All Built Up and Ready to Go

Gone are upheaval and dust as construction at local schools comes to an end.

Photo by Mary O’KEEFE
After months of construction, La Crescenta Elementary School is wiping dust off new buildings and preparing to welcome students for the school year.


For students, school staff and parents, seeing temporary bungalows and construction on Crescenta Valley campuses has become almost second nature. But as the new school year begins, students will be walking onto school grounds boasting brand new classrooms filled with the latest technology.

“All the staff is moved in and the classrooms are ready and approved,” said Jeff Bohn, construction project manager for Glendale Unified School District. “It is all in final cleanup.”

Bohn was talking about teachers and staff at La Crescenta Elementary School and the new classrooms that will be up and ready to go by the first day of school on Aug. 22.

The construction at La Crescenta Elementary has been going on for many months and those at both the elementary school and next door at Crescenta Valley High School have been very aware of the construction efforts on their campuses. Teachers were given a couple of weeks to get into their classrooms to set them up before the first child walks across the threshold.

“Typically, with the normal [schedule], teachers would start on Aug. 20 to get their classrooms together, but I am trying to give them as much time as I can,” he added.

The construction at La Crescenta, Lincoln and Fremont elementary schools and many other schools within GUSD was funded in part from the Overcrowding Relief Grant (ORG) Program that allows districts to reduce the number of portable classrooms (bungalows) and to replace them with permanent classrooms. Other funding came from Measure S that was passed by voters in 2011.

At La Crescenta Elementary, the construction replaced 14 portable classrooms with 16 new classrooms and, according to Bohn, the new building is actually a smaller footprint than the bungalows.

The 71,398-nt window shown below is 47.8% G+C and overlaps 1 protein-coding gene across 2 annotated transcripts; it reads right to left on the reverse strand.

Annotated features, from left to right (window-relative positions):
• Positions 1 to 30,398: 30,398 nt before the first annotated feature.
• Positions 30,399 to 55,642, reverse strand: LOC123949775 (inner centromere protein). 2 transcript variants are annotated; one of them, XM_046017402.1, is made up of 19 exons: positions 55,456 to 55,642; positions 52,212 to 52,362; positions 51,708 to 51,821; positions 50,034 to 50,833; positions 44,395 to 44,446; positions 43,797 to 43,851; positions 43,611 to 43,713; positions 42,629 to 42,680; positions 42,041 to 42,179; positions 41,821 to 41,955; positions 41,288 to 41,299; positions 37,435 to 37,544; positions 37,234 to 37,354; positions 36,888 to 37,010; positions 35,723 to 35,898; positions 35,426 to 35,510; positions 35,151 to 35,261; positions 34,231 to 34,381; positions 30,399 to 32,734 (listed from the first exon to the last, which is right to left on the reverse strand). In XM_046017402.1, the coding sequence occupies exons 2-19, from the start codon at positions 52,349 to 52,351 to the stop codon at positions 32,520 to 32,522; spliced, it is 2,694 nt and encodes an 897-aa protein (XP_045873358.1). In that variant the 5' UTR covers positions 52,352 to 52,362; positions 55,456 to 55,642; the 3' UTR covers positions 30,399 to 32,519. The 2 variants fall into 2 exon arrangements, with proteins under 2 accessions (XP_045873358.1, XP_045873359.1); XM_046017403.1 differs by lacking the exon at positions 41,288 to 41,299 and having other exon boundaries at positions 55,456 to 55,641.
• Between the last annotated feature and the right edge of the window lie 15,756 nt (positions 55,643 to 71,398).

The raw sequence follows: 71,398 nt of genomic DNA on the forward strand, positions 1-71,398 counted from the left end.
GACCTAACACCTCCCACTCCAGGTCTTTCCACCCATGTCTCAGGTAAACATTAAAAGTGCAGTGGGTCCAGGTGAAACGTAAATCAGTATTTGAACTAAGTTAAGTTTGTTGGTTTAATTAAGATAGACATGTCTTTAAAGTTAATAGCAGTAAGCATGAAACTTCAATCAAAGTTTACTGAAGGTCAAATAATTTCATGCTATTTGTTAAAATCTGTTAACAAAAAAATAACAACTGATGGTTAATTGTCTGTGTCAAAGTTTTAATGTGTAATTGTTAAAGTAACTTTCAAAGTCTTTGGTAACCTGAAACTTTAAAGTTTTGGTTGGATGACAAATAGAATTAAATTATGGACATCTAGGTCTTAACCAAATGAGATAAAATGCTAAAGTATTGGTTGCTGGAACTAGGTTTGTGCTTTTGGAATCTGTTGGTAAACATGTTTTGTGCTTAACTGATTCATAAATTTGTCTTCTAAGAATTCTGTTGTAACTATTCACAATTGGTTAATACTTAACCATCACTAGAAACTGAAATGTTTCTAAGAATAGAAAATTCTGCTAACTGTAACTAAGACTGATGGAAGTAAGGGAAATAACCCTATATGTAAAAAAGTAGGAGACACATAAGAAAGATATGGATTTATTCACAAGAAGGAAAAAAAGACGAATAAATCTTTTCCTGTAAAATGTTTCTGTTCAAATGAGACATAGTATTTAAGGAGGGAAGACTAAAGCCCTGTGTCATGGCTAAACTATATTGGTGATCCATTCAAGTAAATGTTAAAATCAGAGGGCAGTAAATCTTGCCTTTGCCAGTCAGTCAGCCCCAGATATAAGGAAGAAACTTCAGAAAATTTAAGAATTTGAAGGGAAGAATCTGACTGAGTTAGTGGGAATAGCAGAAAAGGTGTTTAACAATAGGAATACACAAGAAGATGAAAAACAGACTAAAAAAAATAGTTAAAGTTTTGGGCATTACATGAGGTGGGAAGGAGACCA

The playground is ready for kids as well with the installation of a new synthetic field.

“Everything will be [finished], inside and out,” Bohn said of the first day of school.

The inside of the classrooms have also been given an update.

“We added 8-inch monitors in the rooms,” said Steve Dickinson, chief business and financial officer at GUSD.

The classrooms have learning walls where teachers can present lesson plans created on their laptops and have them displayed on a monitor. Teachers will also have use of overhead projectors.

“They have microphones to hand around and pass to the students [when needed],” Dickinson said.

The teachers will also have microphones to use as well.

Fremont and Lincoln elementary schools had their new classrooms completed during the last school year. Residents may have seen some workers on the roof of Monte Vista Elementary but that was for regular maintenance, Dickinson said.

“We will be adding portables [at Dunsmore Elementary],” he added.

Dunsmore didn’t qualify for the ORG program because it didn’t meet the student population criteria. The school did have four portable classrooms added last year and two have been added this year. Synthetic turf has also been installed to that playground as well.

Changes will be found at the high school level, too.

“We are going to add bleachers and lights at CVHS [track and field],” Dickinson added.

The board of education approved a contractor to do a California Environmental Quality Act (CEQA) study regarding the addition of lights and bleachers on the school’s track.

The school’s track and field was renovated in 2006. It was funded through a grassroots effort of community members who formed CV CAN, and a generous donation by Susan Osborne and her family. At the time, there was talk about adding lights and stands, but it was put on the back burner as the focus stayed on renovating the track and field. In 2015, the field was renovated and, recently, another grassroots effort brought the subject of lights and stands back to the GUSD board. The stands and lights would allow CVHS sports, like football games, to be played on Falcons’ home turf. The team games are currently played at Glendale High School. It would also save the school money in the long run because the school rents stands for commencement ceremonies and has to pay to transport teams to play at Glendale High.

Dickinson and Bohn said lighting technology has changed quite a bit in the last 12 years. Today’s stadium lights are more focused and do not have the large volume of light spill into nearby neighborhoods – a point of contention in the past.

The CEQA study will take three to six months to complete. After the study is done the district will then hold community meetings to get input from residents.

The GUSD board has approved a future project for a new career tech educational building at Clark Magnet High School. That project is about two years away.

The district is also adding more security cameras in schools including at elementary schools.